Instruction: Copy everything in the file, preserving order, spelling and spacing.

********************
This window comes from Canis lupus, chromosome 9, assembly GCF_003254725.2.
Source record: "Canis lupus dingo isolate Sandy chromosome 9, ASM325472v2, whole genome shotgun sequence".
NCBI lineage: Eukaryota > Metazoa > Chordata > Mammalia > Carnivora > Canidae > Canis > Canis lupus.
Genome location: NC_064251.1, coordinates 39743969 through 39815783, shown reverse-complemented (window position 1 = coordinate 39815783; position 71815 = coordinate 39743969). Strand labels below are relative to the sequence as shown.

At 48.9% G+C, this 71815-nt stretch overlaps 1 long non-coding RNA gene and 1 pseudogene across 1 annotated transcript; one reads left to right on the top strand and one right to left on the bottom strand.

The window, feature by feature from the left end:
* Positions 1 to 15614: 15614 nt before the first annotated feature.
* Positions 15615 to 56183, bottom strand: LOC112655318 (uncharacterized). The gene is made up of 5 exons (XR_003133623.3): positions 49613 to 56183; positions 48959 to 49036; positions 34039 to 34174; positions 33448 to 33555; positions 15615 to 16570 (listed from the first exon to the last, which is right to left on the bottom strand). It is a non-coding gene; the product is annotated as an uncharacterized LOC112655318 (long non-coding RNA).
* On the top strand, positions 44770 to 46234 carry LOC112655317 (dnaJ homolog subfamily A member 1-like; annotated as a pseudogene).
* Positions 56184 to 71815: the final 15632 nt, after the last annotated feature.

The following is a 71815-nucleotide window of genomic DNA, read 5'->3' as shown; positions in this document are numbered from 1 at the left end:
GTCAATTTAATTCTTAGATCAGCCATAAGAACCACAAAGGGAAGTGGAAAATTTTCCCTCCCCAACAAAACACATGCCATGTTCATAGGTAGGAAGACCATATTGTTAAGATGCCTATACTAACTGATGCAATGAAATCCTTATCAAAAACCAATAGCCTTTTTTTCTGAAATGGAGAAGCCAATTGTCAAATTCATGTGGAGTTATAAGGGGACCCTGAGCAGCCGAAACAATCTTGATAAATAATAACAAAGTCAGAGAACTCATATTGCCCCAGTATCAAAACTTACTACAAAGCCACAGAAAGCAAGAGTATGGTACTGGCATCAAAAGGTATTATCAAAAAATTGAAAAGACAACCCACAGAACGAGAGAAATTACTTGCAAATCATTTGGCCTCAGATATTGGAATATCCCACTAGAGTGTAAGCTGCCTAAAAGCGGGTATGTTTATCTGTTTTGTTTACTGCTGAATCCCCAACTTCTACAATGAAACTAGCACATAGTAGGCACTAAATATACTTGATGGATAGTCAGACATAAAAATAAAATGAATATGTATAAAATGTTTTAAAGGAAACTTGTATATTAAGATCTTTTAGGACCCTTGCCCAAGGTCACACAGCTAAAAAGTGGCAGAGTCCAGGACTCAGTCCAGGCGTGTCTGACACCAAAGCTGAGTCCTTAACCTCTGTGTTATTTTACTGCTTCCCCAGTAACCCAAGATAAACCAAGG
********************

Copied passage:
This window comes from Canis lupus, chromosome 9, assembly GCF_003254725.2.
Source record: "Canis lupus dingo isolate Sandy chromosome 9, ASM325472v2, whole genome shotgun sequence".
NCBI lineage: Eukaryota > Metazoa > Chordata > Mammalia > Carnivora > Canidae > Canis > Canis lupus.
Genome location: NC_064251.1, coordinates 39743969 through 39815783, shown reverse-complemented (window position 1 = coordinate 39815783; position 71815 = coordinate 39743969). Strand labels below are relative to the sequence as shown.

At 48.9% G+C, this 71815-nt stretch overlaps 1 long non-coding RNA gene and 1 pseudogene across 1 annotated transcript; one reads left to right on the top strand and one right to left on the bottom strand.

The window, feature by feature from the left end:
* Positions 1 to 15614: 15614 nt before the first annotated feature.
* Positions 15615 to 56183, bottom strand: LOC112655318 (uncharacterized). The gene is made up of 5 exons (XR_003133623.3): positions 49613 to 56183; positions 48959 to 49036; positions 34039 to 34174; positions 33448 to 33555; positions 15615 to 16570 (listed from the first exon to the last, which is right to left on the bottom strand). It is a non-coding gene; the product is annotated as an uncharacterized LOC112655318 (long non-coding RNA).
* On the top strand, positions 44770 to 46234 carry LOC112655317 (dnaJ homolog subfamily A member 1-like; annotated as a pseudogene).
* Positions 56184 to 71815: the final 15632 nt, after the last annotated feature.

The following is a 71815-nucleotide window of genomic DNA, read 5'->3' as shown; positions in this document are numbered from 1 at the left end:
GTCAATTTAATTCTTAGATCAGCCATAAGAACCACAAAGGGAAGTGGAAAATTTTCCCTCCCCAACAAAACACATGCCATGTTCATAGGTAGGAAGACCATATTGTTAAGATGCCTATACTAACTGATGCAATGAAATCCTTATCAAAAACCAATAGCCTTTTTTTCTGAAATGGAGAAGCCAATTGTCAAATTCATGTGGAGTTATAAGGGGACCCTGAGCAGCCGAAACAATCTTGATAAATAATAACAAAGTCAGAGAACTCATATTGCCCCAGTATCAAAACTTACTACAAAGCCACAGAAAGCAAGAGTATGGTACTGGCATCAAAAGGTATTATCAAAAAATTGAAAAGACAACCCACAGAACGAGAGAAATTACTTGCAAATCATTTGGCCTCAGATATTGGAATATCCCACTAGAGTGTAAGCTGCCTAAAAGCGGGTATGTTTATCTGTTTTGTTTACTGCTGAATCCCCAACTTCTACAATGAAACTAGCACATAGTAGGCACTAAATATACTTGATGGATAGTCAGACATAAAAATAAAATGAATATGTATAAAATGTTTTAAAGGAAACTTGTATATTAAGATCTTTTAGGACCCTTGCCCAAGGTCACACAGCTAAAAAGTGGCAGAGTCCAGGACTCAGTCCAGGCGTGTCTGACACCAAAGCTGAGTCCTTAACCTCTGTGTTATTTTACTGCTTCCCCAGTAACCCAAGATAAACCAAGG